Royal College of GPs says bill will cause “irreparable damage” to patient care


UNISON has welcomed the Royal College of GPs opposition to the government’s controversial health bill.

The RCGP, which represents 34,000 GPs in England, said that the reforms had to be stopped, because they threatened to cause “irreparable damage” to care.

UNISON welcomed the college’s opposition to the bill, which was in response to the latest amendments made by the government in its bid to ease the bill through parliament.

Head of health Christina McAnea said: “We have been campaigning for this destructive bill to be dropped since its launch, and the support of the GPs – the very people who are meant to be at the heart of carrying out these reforms – can only strengthen our campaign.

“GPs are joining nurses, midwives, support staff, allied health professionals, professional bodies and patients, all warning that this bill is a danger to the NHS as we know it,” Ms McAnea added.

“The bill will lead to fragmentation, instability and inequity in the NHS. It is wasting billions of taxpayers’ money in pointless bureaucracy, as health workers lose their jobs, waiting lists grow, and operations are cancelled.

“It is time that Lansley and Cameron listened to hard-working NHS staff and drop it.”

The chair of the British Medical Association council, Dr Hamish Meldrum, said that the RCGP statement “surely scotches, once and for all, the government’s claims that there is professional support for this deeply flawed, damaging and unnecessary legislation.”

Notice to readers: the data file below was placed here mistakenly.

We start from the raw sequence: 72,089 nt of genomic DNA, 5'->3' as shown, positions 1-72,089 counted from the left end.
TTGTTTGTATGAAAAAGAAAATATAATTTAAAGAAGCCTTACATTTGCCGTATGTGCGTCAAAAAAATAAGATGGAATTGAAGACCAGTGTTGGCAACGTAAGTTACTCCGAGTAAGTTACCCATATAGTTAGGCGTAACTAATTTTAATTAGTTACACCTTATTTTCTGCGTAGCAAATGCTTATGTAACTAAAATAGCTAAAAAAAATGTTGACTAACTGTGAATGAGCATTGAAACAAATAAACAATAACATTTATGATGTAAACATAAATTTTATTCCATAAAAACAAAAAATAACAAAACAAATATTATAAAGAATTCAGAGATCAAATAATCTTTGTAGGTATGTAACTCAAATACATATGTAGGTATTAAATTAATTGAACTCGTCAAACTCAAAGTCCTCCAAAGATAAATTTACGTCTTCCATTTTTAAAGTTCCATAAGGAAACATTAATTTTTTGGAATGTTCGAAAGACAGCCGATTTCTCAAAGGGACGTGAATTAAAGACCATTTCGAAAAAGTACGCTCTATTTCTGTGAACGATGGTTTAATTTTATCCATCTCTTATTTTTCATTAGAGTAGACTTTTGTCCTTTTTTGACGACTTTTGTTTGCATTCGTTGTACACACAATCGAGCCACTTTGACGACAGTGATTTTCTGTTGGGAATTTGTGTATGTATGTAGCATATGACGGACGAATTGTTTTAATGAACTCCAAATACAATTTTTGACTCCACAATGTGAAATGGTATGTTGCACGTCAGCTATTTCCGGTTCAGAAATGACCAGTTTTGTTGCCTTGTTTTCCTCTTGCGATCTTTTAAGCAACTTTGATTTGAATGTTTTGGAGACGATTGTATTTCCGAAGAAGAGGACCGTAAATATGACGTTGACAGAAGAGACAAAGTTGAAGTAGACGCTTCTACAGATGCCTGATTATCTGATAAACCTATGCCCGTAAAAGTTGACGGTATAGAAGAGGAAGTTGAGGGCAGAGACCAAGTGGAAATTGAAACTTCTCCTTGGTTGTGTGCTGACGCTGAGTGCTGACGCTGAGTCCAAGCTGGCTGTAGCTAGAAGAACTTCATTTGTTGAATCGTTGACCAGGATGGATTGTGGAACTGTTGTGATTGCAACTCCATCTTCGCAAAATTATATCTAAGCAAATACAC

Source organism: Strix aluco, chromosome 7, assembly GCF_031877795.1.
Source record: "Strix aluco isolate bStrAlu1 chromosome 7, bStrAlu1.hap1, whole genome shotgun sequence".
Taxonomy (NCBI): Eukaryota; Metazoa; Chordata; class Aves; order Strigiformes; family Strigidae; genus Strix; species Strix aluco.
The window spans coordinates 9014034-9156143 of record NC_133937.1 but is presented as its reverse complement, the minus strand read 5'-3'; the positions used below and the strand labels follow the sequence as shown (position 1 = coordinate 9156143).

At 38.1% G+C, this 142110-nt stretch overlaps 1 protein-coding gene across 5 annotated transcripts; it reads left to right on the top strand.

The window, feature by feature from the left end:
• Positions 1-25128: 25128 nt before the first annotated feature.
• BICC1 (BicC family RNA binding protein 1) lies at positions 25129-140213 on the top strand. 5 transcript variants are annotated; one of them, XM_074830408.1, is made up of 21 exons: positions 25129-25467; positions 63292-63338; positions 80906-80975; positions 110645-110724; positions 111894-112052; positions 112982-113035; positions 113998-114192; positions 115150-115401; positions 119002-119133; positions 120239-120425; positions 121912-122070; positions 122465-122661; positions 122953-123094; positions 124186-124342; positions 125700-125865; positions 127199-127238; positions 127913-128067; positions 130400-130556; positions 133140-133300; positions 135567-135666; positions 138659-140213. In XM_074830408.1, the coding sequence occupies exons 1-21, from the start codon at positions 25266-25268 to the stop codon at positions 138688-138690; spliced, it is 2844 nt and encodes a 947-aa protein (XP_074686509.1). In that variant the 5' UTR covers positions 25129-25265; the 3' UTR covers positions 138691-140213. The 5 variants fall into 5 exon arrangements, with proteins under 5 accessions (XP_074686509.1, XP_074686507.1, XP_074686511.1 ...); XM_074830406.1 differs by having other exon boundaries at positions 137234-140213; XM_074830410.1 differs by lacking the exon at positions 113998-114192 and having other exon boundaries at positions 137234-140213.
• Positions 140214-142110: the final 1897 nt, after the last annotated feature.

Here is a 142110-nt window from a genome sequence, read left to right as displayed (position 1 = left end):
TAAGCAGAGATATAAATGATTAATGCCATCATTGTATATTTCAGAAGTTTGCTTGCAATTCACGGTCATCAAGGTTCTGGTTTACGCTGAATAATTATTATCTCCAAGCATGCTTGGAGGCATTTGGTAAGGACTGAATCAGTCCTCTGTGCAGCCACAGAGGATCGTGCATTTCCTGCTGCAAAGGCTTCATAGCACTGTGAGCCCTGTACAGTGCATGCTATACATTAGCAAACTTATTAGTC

Although the RCGP had been critical of the bill, its position until now was that it would work with ministers to improve it.

That is no longer the case. Today it became the first of the medical royal colleges to wholly oppose the bill, stating that its concerns over competition and bureaucracy had not been addressed.

The RCGP chair, Dr Clare Gerada, said: “The college was left with no alternative. We must once again raise our concerns in the hope that the prime minister will halt this damaging, unnecessary and expensive reorganisation which, in our view, risks leaving the poorest and most vulnerable in society to bear the brunt.”

Ms McAnea said that the latest raft of amendments demonstrated that “the government still hasn’t got the message.” Among UNISON’s concerns are that:

  • the amendments still do not provide sufficient clarity that the health secretary remains legally and politically accountable for the NHS;
  • the proposals to remove conflicts of interest at clinical commissioning groups go “nowhere near far enough” to reassure patients that high quality care will remain more important than the financial imperative;
  • attempts to balance competition with integration and cooperation remain woefully inadequate.

This new pressure on the government comes as the bill enters its report stage in the House of Lords, next week.

And on 7 March the growing coalition against the bill will be in evidence as health workers, professionals, experts, patients and campaigners will come together for a Save Our NHS rally.

UNISON believes that there is still time to influence the outcome of the bill. The union is urging members to take part in the 7 March rally, organised under the banner of the All Together for the NHS campaign, to lobby a lord  to sign the official e-petition calling on the government to ‘Drop the Bill’

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